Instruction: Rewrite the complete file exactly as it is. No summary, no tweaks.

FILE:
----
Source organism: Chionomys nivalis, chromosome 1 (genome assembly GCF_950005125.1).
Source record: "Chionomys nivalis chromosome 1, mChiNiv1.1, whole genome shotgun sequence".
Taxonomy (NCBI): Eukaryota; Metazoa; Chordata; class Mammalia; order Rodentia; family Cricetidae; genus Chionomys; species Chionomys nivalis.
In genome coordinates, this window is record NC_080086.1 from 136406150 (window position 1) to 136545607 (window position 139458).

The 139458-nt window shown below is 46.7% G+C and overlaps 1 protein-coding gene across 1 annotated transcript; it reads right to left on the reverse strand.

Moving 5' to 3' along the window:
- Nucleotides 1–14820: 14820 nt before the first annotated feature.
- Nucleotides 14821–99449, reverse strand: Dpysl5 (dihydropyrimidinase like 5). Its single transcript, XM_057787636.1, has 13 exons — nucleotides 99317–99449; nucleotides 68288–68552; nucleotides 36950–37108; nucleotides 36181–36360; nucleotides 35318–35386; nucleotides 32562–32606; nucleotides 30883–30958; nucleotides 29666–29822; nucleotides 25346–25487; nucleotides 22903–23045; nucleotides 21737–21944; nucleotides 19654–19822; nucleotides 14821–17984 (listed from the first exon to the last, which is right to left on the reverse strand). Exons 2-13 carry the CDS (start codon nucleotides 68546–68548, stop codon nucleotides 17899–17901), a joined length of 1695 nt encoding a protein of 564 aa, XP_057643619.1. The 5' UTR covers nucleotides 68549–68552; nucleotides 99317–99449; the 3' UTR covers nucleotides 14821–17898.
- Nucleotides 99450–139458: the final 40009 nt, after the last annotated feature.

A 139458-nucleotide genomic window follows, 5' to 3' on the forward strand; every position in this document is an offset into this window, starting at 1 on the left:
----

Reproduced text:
Source organism: Chionomys nivalis, chromosome 1 (genome assembly GCF_950005125.1).
Source record: "Chionomys nivalis chromosome 1, mChiNiv1.1, whole genome shotgun sequence".
Taxonomy (NCBI): Eukaryota; Metazoa; Chordata; class Mammalia; order Rodentia; family Cricetidae; genus Chionomys; species Chionomys nivalis.
In genome coordinates, this window is record NC_080086.1 from 136406150 (window position 1) to 136545607 (window position 139458).

The 139458-nt window shown below is 46.7% G+C and overlaps 1 protein-coding gene across 1 annotated transcript; it reads right to left on the reverse strand.

Moving 5' to 3' along the window:
- Nucleotides 1–14820: 14820 nt before the first annotated feature.
- Nucleotides 14821–99449, reverse strand: Dpysl5 (dihydropyrimidinase like 5). Its single transcript, XM_057787636.1, has 13 exons — nucleotides 99317–99449; nucleotides 68288–68552; nucleotides 36950–37108; nucleotides 36181–36360; nucleotides 35318–35386; nucleotides 32562–32606; nucleotides 30883–30958; nucleotides 29666–29822; nucleotides 25346–25487; nucleotides 22903–23045; nucleotides 21737–21944; nucleotides 19654–19822; nucleotides 14821–17984 (listed from the first exon to the last, which is right to left on the reverse strand). Exons 2-13 carry the CDS (start codon nucleotides 68546–68548, stop codon nucleotides 17899–17901), a joined length of 1695 nt encoding a protein of 564 aa, XP_057643619.1. The 5' UTR covers nucleotides 68549–68552; nucleotides 99317–99449; the 3' UTR covers nucleotides 14821–17898.
- Nucleotides 99450–139458: the final 40009 nt, after the last annotated feature.

A 139458-nucleotide genomic window follows, 5' to 3' on the forward strand; every position in this document is an offset into this window, starting at 1 on the left: